Zelda Sayre in Fitzgerald was commissioned a second lieutenant in the infantry and assigned to Camp Sheridan outside of Montgomery, Alabama. Sayre and the "golden girl", in Fitzgerald's terms, of Montgomery society.
Though an intelligent child, he did poorly in school and was sent to a New Jersey boarding school in Despite being a mediocre student there, he managed to enroll at Princeton in Academic troubles and apathy plagued him throughout his time at college, and he never graduated, instead enlisting in the army inas World War I neared its end.
Fitzgerald became a second lieutenant, and was stationed at Camp Sheridan, in Montgomery, Alabama. There he met and fell in love with a wild seventeen-year-old beauty named Zelda Sayre. Zelda finally agreed to marry him, but her overpowering desire for wealth, fun, and leisure led her to delay their wedding until he could prove a success.
With the publication of This Side of Paradise inFitzgerald became a literary sensation, earning enough money and fame to convince Zelda to marry him. Also similar to Fitzgerald is Jay Gatsby, a sensitive young man who idolizes wealth and luxury and who falls in love with a beautiful young woman while stationed at a military camp in the South.
Having become a celebrity, Fitzgerald fell into a wild, reckless life-style of parties and decadence, while desperately trying to please Zelda by writing to earn money. As the giddiness of the Roaring Twenties dissolved into the bleakness of the Great Depression, however, Zelda suffered a nervous breakdown and Fitzgerald battled alcoholism, which hampered his writing.
Inhe left for Hollywood to write screenplays, and inwhile working on his novel The Love of the Last Tycoon, died of a heart attack at the age of forty-four. Prohibition, the ban on the sale and consumption of alcohol mandated by the Eighteenth Amendment to the Constitutionmade millionaires out of bootleggers, and an underground culture of revelry sprang up.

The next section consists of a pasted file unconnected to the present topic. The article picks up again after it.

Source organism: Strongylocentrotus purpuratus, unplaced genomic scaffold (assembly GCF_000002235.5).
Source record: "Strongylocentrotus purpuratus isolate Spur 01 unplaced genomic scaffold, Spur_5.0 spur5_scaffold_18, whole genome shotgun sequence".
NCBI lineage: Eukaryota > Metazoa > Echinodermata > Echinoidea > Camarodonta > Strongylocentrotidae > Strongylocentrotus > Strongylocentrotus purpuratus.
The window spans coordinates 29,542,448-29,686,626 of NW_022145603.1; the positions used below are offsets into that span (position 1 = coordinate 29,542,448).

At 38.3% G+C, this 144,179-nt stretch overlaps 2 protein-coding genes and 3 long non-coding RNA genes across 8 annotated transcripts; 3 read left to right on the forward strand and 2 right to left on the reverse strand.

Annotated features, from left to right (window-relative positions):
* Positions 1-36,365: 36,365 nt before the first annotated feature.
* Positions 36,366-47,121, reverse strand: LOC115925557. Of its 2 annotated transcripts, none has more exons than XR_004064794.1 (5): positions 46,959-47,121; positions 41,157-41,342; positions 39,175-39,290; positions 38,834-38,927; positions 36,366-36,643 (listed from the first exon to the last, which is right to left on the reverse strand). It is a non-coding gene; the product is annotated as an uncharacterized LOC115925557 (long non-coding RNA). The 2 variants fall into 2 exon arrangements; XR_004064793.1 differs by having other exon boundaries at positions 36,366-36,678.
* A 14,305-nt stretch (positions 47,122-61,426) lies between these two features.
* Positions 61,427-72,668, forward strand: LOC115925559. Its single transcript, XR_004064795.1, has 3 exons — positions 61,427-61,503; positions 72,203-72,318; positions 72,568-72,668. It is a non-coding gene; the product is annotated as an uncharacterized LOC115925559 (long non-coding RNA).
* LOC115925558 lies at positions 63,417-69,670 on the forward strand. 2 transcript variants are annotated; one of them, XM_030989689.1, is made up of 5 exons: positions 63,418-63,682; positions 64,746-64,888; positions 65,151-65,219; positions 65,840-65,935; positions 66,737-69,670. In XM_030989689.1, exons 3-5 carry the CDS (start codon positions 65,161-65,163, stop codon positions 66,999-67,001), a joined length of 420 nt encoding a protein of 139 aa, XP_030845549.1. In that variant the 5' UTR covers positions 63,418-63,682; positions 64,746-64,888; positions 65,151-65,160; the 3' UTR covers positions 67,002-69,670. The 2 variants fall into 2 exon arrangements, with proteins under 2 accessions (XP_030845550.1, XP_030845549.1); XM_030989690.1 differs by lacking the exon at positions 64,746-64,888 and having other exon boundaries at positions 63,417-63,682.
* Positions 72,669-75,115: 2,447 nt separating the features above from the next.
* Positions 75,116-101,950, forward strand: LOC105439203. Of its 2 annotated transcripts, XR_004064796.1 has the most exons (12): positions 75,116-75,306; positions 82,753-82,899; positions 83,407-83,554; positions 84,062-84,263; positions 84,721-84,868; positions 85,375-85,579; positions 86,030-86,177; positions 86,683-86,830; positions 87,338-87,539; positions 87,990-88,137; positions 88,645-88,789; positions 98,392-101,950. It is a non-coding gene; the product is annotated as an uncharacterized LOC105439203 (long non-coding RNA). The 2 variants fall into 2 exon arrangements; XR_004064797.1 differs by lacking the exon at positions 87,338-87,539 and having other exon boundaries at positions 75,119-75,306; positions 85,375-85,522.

The chaos and violence of World War I left America in a state of shock, and the generation that fought the war turned to wild and extravagant living to compensate. The staid conservatism and timeworn values of the previous decade were turned on their ear, as money, opulence, and exuberance became the order of the day.
Like Nick in The Great Gatsby, Fitzgerald found this new lifestyle seductive and exciting, and, like Gatsby, he had always idolized the very rich.
Now he found himself in an era in which unrestrained materialism set the tone of society, particularly in the large cities of the East.
Even so, like Nick, Fitzgerald saw through the glitter of the Jazz Age to the moral emptiness and hypocrisy beneath, and part of him longed for this absent moral center. Like Gatsby, Fitzgerald was driven by his love for a woman who symbolized everything he wanted, even as she led him toward everything he despised.F.
Scott Fitzgerald was a professional writer who was also a literary artist. In practical terms this meant that he had to support himself by writing short stories for popular magazines in order. That photo was taken in by Fitzgerald scholar Richard Anderson and was first published as part of an essay by fellow-scholar Bryant Mangum, "An Affair of Youth: in search of flappers, F.
Scott Fitzgerald's The Great Gatsby: A Literary Reference, New York: Carroll & Graf Publishers, ISBN. Essays and criticism on F. Scott Fitzgerald's The Great Gatsby - The Great Gatsby, F.
Scott Fitzgerald. The Great Gatsby and the American Dream - Introduction F. Scott Fitzgerald’s novel, “The Great Gatsby”, is one of the few novels he wrote in The following is an excerpt from the essay “The Crack-Up,” reprinted from The Crack-Up, a compilation of articles written by F.
Scott Fitzgerald and published in one book by New Directions.
The Great Gatsby, F. Scott Fitzgerald’s third book, stands as the supreme achievement of his heartoftexashop.com exemplary novel of the Jazz Age has been acclaimed by generations of readers.
The Great Gatsby, F. Scott Fitzgerald’s third book, stands as the supreme achievement of his career.